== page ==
Central corneal thickness was measured with a handheld ultrasound pachymeter (SP-2000; TOMEY) calibrated by the manufacturer. The instrument used an ultrasound velocity (acoustic index) of 1640 m/s. The cornea was anesthetized by topical application of 0.4% oxybuprocaine, and the pachymeter probe was brought in light contact with the cornea centrally and perpendicularly. Central corneal thickness was recorded as the average of a minimum of three individual acquisitions. 
Immunofluorescence Microscopy
After in vivo examinations, rabbits were killed with an overdose of sodium pentobarbital (100 mg/kg) injected intravenously. Each cornea was fixed in situ with 3% paraformaldehyde in Ca2+- and Mg2+-free phosphate-buffered saline [PBS] for 3 minutes and was then cut into two or three blocks (2 × 3 mm). Tissue blocks were washed with PBS, permeabilized with acetone for 5 minutes at −20°C, and incubated for 1 hour at room temperature in PBS containing 1% BSA. They were then incubated for 2 hours at 4°C with antibodies to ZO-1 [1:100 dilution in PBS containing 1% BSA], washed with PBS, and incubated for 1 hour at 4°C with Alexa Fluor 488–conjugated secondary antibodies (1:2000 dilution) and red fluorescent nucleic acid (1:1000 dilution; Syto59; Molecular Probes) in PBS containing 1% BSA before examination with a laser confocal microscope (LSM Pascal; Zeiss, Jena, Germany). 
Immunoblot Analysis
Excised corneas were washed several times with PBS, the endothelial layer was removed mechanically, and the remaining tissue was incubated with dispase (2 mg/mL) in DMEM-F12 for 1 hour at 37°C. The epithelial cell layer was then harvested and washed several times with PBS. Corneal epithelial cells were lysed in a solution containing 20 mM Tris-HCl (pH 7.5), 150 mM NaCl, 5 mM EDTA, 2 mM NaF, 2 mM Na3VO4, 2% SDS, and 1% protease inhibitor cocktail. The lysates (equal amounts of protein) were subjected to SDS-PAGE, and the separated proteins were transferred electrophoretically to a nitrocellulose membrane and exposed consecutively to primary antibodies and horseradish peroxidase–conjugated secondary antibodies. Immune complexes were detected with ECL reagents. Band intensities were measured by image analysis software (Multi Gauge version 3; Fuji Film, Tokyo, Japan), and those for ZO-1 were normalized by the corresponding value for α-tubulin. 
RT-PCR Analysis
Corneal epithelial cells were harvested as described for immunoblot analysis, and total RNA was isolated from the cells with the use of a purification kit (RNeasy; Qiagen, Valencia, CA). Portions (0.5 μg) of the RNA were subjected to RT-PCR analysis (One-Step RT-PCR kit) based on the DNA polymerase high fidelity (Platinum Taq; Invitrogen, Carlsbad, CA) system. The PCR protocol was designed to maintain amplification in the exponential phase. Sequences of the PCR primers were as follows: ZO-1 sense, 5′-TGCCATTACACGGTCCTCTG-3′; ZO-1 antisense, 5′-GGTTCTGCCTCATCATTTCCTC-3′; glyceraldehyde-3-phosphate dehydrogenase (G3PDH; internal control) sense, 5′-ACCACAGTCCACGCCATCAC-3′; and G3PDH antisense, 5′-TCCACCACCCTGTTGCTGTA-3′. RT and PCR incubations were performed with a PCR system (GeneAmp 2400-R; Perkin-Elmer, Foster City, CA). RT was performed at 50°C for 30 minutes, and the PCR cycle comprised incubations at 94°C for 2 minutes, 58°C for 30 seconds, and 72°C for 1 minute. The reaction mixture was finally cooled to 4°C, and the products of amplification were fractionated by electrophoresis on a 1.5% agarose gel and stained with ethidium bromide. Band intensities were measured by image analysis software (Multi Gauge version 3; Fuji Film), 2 and those for ZO-1 were normalized by the corresponding value for G3PDH.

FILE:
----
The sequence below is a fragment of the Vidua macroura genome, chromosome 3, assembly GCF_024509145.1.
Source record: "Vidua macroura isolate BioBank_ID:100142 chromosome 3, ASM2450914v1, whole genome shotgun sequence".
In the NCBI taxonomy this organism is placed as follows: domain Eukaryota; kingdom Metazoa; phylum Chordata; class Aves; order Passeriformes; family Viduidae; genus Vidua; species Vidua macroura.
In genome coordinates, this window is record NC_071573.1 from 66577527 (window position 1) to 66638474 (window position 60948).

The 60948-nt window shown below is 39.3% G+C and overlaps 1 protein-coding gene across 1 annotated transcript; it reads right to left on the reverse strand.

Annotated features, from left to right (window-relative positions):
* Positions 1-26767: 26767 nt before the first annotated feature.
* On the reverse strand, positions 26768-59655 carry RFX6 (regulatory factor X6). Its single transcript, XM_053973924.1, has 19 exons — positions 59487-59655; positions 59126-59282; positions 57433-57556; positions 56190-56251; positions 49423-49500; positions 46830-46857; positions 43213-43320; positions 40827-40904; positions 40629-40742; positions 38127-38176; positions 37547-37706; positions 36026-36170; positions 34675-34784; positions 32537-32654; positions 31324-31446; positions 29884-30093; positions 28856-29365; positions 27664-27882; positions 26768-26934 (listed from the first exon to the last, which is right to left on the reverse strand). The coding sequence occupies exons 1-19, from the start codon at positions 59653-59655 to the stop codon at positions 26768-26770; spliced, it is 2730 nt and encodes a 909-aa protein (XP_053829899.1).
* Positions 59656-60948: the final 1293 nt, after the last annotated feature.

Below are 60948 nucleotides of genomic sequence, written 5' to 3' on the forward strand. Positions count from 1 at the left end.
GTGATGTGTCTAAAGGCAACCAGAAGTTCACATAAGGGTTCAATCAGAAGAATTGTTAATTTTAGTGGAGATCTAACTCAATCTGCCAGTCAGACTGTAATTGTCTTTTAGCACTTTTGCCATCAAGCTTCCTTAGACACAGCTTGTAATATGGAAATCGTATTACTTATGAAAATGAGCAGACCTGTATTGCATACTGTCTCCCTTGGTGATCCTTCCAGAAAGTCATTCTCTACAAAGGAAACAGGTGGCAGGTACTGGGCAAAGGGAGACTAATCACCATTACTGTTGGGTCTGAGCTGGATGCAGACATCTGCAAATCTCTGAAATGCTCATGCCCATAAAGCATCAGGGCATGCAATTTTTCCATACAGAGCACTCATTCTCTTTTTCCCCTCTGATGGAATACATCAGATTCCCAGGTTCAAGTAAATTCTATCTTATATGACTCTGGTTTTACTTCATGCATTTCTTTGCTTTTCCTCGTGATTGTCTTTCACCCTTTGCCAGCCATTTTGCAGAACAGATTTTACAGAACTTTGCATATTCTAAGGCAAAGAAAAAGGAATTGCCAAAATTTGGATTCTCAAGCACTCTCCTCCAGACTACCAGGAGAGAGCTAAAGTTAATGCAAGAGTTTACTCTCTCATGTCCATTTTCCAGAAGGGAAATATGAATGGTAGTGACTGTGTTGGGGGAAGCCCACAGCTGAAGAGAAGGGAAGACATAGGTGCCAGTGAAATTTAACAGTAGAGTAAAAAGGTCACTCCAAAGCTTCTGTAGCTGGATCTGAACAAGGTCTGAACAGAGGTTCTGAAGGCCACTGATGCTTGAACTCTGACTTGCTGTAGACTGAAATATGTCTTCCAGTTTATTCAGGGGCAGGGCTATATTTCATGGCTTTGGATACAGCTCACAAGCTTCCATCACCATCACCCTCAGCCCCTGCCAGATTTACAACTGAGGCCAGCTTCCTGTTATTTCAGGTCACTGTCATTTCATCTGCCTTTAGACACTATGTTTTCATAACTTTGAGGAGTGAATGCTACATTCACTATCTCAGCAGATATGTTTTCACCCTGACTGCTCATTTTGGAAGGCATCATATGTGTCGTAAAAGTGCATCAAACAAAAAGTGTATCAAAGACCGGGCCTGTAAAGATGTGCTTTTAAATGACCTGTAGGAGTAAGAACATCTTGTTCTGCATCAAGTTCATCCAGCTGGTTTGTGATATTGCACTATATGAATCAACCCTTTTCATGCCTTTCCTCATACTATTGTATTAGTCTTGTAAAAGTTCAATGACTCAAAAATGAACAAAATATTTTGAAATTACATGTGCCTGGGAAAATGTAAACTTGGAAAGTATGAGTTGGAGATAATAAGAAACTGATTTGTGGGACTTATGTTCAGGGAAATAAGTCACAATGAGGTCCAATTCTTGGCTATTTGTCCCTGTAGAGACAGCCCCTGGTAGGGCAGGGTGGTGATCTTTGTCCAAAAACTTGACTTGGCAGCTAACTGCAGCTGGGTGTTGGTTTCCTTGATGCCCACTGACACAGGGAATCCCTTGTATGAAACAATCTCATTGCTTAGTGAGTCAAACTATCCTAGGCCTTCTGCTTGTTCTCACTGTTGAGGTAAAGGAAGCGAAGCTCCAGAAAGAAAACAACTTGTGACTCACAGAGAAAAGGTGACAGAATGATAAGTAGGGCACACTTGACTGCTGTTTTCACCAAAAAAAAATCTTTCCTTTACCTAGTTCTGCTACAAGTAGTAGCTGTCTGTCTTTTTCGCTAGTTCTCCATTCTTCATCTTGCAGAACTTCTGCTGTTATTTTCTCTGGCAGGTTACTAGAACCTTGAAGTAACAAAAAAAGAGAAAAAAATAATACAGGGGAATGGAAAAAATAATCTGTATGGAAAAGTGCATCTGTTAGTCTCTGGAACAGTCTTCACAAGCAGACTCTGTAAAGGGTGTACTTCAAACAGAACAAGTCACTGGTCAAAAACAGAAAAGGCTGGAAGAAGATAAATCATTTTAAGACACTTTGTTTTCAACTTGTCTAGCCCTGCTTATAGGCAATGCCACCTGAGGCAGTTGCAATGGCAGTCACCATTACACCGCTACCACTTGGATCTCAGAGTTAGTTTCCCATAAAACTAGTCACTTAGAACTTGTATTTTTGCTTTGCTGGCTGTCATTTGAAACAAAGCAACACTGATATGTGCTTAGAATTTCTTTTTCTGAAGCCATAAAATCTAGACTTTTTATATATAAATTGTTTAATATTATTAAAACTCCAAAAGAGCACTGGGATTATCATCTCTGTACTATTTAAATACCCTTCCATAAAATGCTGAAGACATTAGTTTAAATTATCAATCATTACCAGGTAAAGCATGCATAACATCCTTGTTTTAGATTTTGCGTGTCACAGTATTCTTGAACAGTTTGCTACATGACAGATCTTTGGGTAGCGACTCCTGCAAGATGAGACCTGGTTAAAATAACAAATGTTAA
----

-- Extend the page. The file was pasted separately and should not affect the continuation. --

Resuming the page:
Statistical Analysis
Quantitative data are presented as mean + SE and were analyzed by Dunnett multiple comparison test. P <0.05 was considered statistically significant. 
Results
We used in vivo confocal microscopy to examine the corneal epithelia of rabbits after they wore contact lenses for 24 hours. Corneal epithelial cells of eyes not subjected to lens wear (control) had a polygonal mosaic appearance with brightly reflective nuclei (Fig. 1A) . In contrast, those of eyes that received a PMMA lens showed a polygonal mosaic appearance with dark areas in the focal plane. Wing epithelial cells were clearly observed at the corneal surface of the eyes treated with the PMMA lens, and the size of the surface cells was significantly smaller, by 32.6%, than that of control eyes (Fig. 1B) . These observations suggested that hypoxia induced by the wearing of a PMMA lens resulted in an increase in the extent of desquamation, with the loss of superficial epithelial cells giving rise to the appearance of wing cells at the corneal surface. In contrast, the size of surface cells in the corneal epithelium of eyes treated with an RGP lens was significantly larger, by 36.6%, than that of control eyes (Fig. 1B) . These larger cells had a brightly reflective polygonal mosaic appearance without obvious nuclei (Fig. 1A) . Whereas individual corneal epithelial cells were distinct in eyes not subjected to lens wear, the boundaries of surface cells in eyes treated with PMMA or RGP lenses were not readily apparent and the confocal images were blurry (Fig. 1A) . These findings suggest that both types of lens may cause mechanical damage to the surface cells of the corneal epithelium.